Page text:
Dude went from the godforsaken Toronto Raptors to a VIP table inside the pearly gates with the Miami Heat.
He traded Hedo Turkoglu and Andrea Bargnani for Dwyane Wade and LeBron James.
And he moved from Canada to South Beach in the process.
Life was already pretty good for Bosh, who turned 26 in March and has enjoyed at least a seven-figure salary since 2003 (not to mention an eight-figure one since 2007).
It just got better.
I can't remember a two-time defending champion in ANY sport ever staring in a mirror and not seeing the prohibitive favorite for the upcoming season in its reflection.
Not when the champ still boasted the nucleus from the title teams and the game's best player.
Thanks to the Heat's superstar orgy, that bizarro world is precisely where the Los Angeles Lakers find themselves.
Miami will be a formidable opponent once all the pieces are assembled so the Lake Show might not be able to withstand the coup, but one thing is certain—Kobe Bryant and his mates will not suffer from complacency.
If its second favorite team—LA, first and foremost, belongs to the Dodgers—manages to turn back the insurgents from Dade County, let the hyperbole flow...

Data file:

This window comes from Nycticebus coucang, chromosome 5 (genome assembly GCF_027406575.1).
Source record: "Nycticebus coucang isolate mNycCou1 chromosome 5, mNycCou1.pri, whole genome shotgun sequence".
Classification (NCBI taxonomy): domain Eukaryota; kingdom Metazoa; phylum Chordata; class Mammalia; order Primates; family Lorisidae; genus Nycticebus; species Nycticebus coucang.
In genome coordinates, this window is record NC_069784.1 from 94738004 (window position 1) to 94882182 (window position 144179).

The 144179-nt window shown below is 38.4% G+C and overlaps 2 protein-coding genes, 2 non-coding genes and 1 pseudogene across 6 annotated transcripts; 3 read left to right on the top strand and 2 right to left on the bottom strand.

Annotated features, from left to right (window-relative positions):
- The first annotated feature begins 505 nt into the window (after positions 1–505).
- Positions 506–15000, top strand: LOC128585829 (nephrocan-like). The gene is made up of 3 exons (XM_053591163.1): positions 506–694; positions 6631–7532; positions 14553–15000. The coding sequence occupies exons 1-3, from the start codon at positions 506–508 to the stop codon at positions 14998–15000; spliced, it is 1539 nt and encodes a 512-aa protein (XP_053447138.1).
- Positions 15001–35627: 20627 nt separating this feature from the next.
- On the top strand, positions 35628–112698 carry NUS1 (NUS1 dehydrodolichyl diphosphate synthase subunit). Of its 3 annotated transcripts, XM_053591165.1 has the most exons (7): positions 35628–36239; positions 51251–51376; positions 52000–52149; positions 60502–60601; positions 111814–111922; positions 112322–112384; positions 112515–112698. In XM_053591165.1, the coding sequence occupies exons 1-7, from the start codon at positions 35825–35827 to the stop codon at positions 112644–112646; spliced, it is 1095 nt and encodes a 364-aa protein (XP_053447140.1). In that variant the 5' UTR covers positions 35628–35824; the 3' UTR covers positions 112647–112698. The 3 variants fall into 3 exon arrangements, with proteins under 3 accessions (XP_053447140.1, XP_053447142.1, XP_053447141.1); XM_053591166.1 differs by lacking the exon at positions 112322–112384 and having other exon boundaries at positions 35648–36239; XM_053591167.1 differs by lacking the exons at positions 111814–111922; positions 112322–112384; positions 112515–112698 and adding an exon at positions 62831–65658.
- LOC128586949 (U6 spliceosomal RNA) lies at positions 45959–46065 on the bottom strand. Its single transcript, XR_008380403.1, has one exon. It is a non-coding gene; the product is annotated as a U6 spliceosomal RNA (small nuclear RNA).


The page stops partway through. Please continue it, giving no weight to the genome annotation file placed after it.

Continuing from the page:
It's hard to believe, but this tyke doesn't turn 22 until September 29th of this year.
I don't recognize the player, but the face over Durant's right shoulder in the picture says it all.
Somewhat lost in the LeBron-to-Miami shuffle was the story that the pride of the Oklahoma City Thunder signed a maximum extension with the club.
During the press conference to officially announce the deal, the air in the room was thick with words like "loyalty, commitment," and "we."
Contrast that with the feel of James' "Tribute to Me" and consider that LBJ's escape to Dwyane Wade's shadow retards both superstars' ascents to Kobe Bryant's summit.
Kevin Durant has miles to go before he can join that discussion, but the door is now open.
Flash was never foremost in the "Who's the Best in the NBA" discussion—that was generally a two-sided affair between Kobe Bryant and LeBron James.
So having LBJ join his squad won't do much to hurt that particular part of Wade's legacy.
On the other hand, the arrival of arguably the NBA's shiniest jewel is a deep notch in the bedpost for the former Marquette Golden Eagle.
He not only evidenced the ability to wield greater influence in the pair's dynamic, but he helped create a championship contender out of the franchise that drafted him.